Deadly decision?

It was a grave mistake to state in your Oct. 7 cover story “Fighting to stay in the Book of Life” that because Sarah Feldman tested negative for the BRCA gene it “spared her older sister the difficult decision of being tested.”

I have breast cancer and carry the BRCA1 gene.

I have done extensive research on the matter, and been the subject of research at Stanford’s genetics department.

The gene, testing for which is an important tool in heightening awareness for breast and ovarian cancer, is passed on through the mother or father. Just because one sibling has tested negative in no way implies that another sibling won’t be positive.

One of my sisters is also positive. We have an older sister that is negative. If our older sister was tested first and we assumed that we were therefore negative, it would have been a deadly decision.

There is so much confusion around genetic testing. Anybody who feels that they are at risk must be tested. They cannot simply rely on a test result of their siblings.

Jessica Weil | Burlingame

History of threats

Tony Blair’s astonishment that he had never heard the president of a country saying they want to wipe out another country — regarding the comment by Iran’s leader that Israel be “wiped off the map” — just shows how fragile memory is.

Before the first shot of the 1967 Six-Day War, following the closing of the Straits of Tiran to Israeli shipping and the expulsion of U.N. peacekeepers, Egypt Gamal Abdul Nasser declared, “Our basic objective will be the destruction of Israel.”

President Abdur Rahman Aref of Iraq chimed in, “The existence of Israel is an error which must be rectified. … Our goal is clear — to wipe Israel off the map.”

The Arab rhetoric was matched by the mobilization of Arab forces. The armies of Egypt, Jordan, Syria, Iraq and Lebanon mobilized on Israel’s borders while approximately 250,000 troops, more than 2,000 tanks and 700 aircraft ringed Israel.

The world has forgotten this chronology of events leading up to the 1967 war.

Israel is expected to give up land acquired without any promise of peace. When Nasser and Aref uttered their threats, they meant it. When Palestinian terrorists threaten, they mean it. Chances are Iran’s Mahmoud Ahmadinejad means it too.

Sheree Roth | Palo Alto

No knee-jerks

As an Iranian American constituent of yours, I do not agree with the comments of the Iranian president in regards to Israel, but urge you not to permit the United States to fall into the trap of escalating tensions with Iran.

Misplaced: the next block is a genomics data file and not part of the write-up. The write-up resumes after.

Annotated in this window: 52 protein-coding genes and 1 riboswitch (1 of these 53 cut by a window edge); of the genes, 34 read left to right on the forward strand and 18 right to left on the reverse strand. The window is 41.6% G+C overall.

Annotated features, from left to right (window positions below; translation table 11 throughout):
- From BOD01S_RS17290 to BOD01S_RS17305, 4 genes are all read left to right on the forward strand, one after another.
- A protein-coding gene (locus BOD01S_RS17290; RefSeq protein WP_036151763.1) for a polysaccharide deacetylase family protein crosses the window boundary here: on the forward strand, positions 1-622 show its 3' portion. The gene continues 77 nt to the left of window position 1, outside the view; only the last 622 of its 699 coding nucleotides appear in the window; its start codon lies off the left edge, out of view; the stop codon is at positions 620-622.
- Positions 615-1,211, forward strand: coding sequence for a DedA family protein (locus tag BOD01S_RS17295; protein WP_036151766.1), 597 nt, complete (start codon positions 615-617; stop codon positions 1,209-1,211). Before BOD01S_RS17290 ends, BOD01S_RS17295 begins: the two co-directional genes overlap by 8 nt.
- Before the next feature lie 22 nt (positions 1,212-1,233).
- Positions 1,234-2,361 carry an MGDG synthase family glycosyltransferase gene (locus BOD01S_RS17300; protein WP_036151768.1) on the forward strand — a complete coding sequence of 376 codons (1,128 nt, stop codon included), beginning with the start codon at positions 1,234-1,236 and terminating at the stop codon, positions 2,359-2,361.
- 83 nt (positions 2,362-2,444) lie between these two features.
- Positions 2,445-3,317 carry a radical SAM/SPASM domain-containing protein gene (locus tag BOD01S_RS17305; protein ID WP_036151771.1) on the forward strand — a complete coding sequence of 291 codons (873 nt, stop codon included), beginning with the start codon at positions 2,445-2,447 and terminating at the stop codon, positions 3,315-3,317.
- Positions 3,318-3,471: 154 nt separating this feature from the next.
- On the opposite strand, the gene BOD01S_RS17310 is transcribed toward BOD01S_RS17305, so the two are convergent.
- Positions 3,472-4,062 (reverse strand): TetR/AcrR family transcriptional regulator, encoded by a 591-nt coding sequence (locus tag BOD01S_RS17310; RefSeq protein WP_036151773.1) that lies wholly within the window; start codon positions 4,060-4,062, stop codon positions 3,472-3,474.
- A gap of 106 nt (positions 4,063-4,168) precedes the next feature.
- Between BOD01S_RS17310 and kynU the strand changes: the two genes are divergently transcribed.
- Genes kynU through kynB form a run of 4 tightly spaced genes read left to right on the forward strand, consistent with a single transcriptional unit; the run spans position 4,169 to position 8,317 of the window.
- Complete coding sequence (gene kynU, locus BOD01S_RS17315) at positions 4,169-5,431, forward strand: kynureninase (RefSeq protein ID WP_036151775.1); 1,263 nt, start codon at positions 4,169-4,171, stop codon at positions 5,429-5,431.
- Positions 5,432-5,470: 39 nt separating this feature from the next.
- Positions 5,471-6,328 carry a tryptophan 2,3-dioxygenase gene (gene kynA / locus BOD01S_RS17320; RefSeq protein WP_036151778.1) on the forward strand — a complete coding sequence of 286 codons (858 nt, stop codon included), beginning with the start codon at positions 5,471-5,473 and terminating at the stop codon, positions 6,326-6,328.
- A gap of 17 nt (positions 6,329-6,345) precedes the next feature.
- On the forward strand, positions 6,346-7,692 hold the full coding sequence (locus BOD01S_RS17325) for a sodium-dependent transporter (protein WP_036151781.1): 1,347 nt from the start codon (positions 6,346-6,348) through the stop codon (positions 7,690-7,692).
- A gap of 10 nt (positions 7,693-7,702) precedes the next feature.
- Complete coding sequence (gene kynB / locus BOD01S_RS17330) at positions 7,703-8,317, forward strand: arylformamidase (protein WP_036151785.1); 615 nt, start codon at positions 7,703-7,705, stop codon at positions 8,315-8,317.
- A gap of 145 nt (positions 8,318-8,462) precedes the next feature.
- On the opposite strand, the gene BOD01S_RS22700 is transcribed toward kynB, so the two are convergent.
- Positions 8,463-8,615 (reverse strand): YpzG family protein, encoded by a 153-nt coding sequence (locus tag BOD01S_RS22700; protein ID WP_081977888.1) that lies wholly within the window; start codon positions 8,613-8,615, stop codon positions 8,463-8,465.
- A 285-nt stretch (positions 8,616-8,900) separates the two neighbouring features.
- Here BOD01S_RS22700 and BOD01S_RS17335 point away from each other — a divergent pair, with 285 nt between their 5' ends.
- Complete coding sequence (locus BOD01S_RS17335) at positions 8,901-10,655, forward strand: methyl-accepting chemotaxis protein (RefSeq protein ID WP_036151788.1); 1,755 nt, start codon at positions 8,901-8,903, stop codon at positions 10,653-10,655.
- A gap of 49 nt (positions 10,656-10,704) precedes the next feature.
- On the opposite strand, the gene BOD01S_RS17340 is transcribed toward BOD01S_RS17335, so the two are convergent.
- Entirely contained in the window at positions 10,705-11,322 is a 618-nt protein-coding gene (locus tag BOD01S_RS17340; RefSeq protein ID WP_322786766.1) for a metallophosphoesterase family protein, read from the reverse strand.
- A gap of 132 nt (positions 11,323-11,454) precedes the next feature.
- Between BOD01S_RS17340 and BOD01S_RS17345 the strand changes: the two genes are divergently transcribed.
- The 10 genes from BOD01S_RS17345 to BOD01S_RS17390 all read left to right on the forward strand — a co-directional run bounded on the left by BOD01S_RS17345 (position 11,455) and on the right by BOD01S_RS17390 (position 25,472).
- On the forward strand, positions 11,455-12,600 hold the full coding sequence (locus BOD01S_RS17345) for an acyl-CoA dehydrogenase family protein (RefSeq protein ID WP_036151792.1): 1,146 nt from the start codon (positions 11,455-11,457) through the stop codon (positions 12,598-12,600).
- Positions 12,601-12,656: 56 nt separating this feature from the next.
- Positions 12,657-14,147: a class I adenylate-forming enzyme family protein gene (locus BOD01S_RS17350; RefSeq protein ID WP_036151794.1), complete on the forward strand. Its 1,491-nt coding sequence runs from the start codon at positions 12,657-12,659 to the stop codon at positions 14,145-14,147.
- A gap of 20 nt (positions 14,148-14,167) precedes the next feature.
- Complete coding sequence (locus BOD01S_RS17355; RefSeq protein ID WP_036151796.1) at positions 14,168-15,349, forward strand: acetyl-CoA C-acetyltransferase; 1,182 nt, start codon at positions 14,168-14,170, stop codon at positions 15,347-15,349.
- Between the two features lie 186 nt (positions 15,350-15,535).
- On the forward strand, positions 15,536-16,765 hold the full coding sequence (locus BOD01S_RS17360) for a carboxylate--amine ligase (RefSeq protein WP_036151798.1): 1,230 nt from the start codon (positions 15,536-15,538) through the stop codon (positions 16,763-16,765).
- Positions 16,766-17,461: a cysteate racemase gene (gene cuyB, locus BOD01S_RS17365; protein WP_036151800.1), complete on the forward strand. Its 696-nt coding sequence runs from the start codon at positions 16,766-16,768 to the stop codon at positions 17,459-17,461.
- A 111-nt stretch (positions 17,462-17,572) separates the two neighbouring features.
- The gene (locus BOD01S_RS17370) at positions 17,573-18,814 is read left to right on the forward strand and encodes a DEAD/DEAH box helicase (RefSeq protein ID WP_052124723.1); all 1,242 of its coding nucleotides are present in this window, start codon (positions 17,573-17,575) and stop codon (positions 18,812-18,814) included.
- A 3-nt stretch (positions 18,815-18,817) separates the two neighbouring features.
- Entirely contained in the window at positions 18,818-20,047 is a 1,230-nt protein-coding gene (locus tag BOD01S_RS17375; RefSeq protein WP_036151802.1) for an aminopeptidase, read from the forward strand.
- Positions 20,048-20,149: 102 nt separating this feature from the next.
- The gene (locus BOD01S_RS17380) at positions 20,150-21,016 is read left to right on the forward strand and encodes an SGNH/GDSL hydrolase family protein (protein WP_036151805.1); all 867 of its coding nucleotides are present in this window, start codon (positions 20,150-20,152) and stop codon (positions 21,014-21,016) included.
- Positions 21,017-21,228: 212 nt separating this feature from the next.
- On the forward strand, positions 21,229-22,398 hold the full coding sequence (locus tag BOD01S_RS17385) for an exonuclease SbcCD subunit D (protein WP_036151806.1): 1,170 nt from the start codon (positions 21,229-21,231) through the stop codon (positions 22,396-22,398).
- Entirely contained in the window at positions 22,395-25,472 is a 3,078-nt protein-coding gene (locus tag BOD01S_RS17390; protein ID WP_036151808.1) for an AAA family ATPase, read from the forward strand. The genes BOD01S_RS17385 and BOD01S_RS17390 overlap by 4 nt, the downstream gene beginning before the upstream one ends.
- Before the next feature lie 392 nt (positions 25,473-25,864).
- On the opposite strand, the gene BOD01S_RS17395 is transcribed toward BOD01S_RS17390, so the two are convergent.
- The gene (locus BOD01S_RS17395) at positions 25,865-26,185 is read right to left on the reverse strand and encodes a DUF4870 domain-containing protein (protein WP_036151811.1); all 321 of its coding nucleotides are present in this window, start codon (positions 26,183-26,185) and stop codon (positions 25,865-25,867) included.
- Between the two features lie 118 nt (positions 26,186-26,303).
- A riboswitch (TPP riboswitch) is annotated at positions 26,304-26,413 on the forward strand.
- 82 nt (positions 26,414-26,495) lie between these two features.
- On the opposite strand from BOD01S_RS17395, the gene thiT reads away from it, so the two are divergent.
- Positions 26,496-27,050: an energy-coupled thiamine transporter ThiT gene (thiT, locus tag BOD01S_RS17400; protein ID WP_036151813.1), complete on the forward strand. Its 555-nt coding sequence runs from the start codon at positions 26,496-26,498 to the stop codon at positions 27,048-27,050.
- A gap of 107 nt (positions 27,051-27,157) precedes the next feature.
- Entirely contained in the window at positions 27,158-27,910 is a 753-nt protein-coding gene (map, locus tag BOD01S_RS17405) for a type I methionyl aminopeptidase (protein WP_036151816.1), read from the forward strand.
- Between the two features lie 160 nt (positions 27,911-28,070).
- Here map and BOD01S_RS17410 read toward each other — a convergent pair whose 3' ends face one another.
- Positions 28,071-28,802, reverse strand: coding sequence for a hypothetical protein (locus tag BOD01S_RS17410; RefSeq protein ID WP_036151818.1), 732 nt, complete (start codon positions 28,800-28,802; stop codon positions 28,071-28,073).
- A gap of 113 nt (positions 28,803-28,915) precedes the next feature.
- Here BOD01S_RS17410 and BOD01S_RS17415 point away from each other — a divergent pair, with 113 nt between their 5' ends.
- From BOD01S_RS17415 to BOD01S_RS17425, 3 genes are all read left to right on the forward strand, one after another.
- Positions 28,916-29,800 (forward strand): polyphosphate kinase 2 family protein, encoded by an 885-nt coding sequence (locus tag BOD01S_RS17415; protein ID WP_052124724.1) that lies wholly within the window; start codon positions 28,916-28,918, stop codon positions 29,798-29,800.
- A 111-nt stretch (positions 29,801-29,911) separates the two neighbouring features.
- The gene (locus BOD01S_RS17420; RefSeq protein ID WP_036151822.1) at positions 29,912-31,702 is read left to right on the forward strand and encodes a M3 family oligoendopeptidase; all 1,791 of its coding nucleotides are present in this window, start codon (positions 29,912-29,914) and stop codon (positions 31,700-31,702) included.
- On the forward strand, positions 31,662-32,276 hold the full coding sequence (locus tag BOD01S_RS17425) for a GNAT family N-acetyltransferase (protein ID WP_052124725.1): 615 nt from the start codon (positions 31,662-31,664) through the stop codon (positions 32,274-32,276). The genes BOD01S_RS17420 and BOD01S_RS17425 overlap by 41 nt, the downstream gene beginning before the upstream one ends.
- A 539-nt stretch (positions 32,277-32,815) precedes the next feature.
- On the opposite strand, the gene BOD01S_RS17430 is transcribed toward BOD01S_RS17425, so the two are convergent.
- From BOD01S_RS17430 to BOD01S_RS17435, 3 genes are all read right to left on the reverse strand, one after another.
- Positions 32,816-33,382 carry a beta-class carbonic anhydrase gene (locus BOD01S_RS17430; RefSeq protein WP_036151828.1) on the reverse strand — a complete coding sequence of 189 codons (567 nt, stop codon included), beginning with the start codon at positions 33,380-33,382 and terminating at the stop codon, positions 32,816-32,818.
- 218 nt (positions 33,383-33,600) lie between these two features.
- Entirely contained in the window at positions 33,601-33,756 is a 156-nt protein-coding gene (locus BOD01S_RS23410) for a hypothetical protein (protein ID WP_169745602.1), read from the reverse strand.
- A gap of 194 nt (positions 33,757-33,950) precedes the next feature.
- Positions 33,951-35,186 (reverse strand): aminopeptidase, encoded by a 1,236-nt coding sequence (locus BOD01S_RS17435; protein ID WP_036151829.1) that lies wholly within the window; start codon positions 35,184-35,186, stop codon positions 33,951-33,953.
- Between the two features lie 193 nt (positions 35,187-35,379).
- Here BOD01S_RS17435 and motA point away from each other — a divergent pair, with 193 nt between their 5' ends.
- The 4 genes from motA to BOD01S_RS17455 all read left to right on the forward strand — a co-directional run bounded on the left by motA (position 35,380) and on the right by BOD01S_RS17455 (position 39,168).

I urge you to oppose Rep. Ileana Ros-Lehtinen’s letter to Secretary of State Condoleezza Rice in which she calls on the Bush administration to support Israel’s effort to kick Iran out of the United Nations.

In these difficult times, with our military in Iraq and with sensitive nuclear negotiations taking place between the European Union and Iran, we must look for real solutions rather than knee-jerk reactions.

Pooya Zahedani | San Francisco

‘Emotional rhetoric’

Your Oct. 21 editorial, “Israel must address the needs of its Arab citizens,” left me wandering about what exactly Israel fails to do for its Arab population.

You acknowledge that both poverty and unemployment in Israel are a common problem of Jews and Arabs alike, and also mentions that Arab Israelis’ access to health care, education and political representation far exceed neighboring countries. Without a single fact of discrimination laws or practices against Israeli Arabs, what the editorial seems to contain is mostly emotional rhetoric.

The only passage that may remotely look as an argument in favor of preferential treatment of the Arab minority was mentioning that minority siding against Israel and committing acts of terror.

Well, from the practical standpoint, with the obvious influence of the Muslim faith and Arabs’ nationalistic feelings, there is no evidence as to whether — or to what extent — better economic conditions may alleviate the problem of domestic terrorism.

From the moral standpoint, I hope j. does not propose what essentially amounts to preferential treatment of any group of people, in Israel or elsewhere, as the way of bribing those people into not committing crimes against their fellow citizens.

Vadim Spector | Redwood City

‘Curtsy’ needed

I want to tell you how much I enjoyed reading the Oct. 21 Jewish Literary Supplement with its reminder (again) of the wealth of Jewish imagination and narration open to us.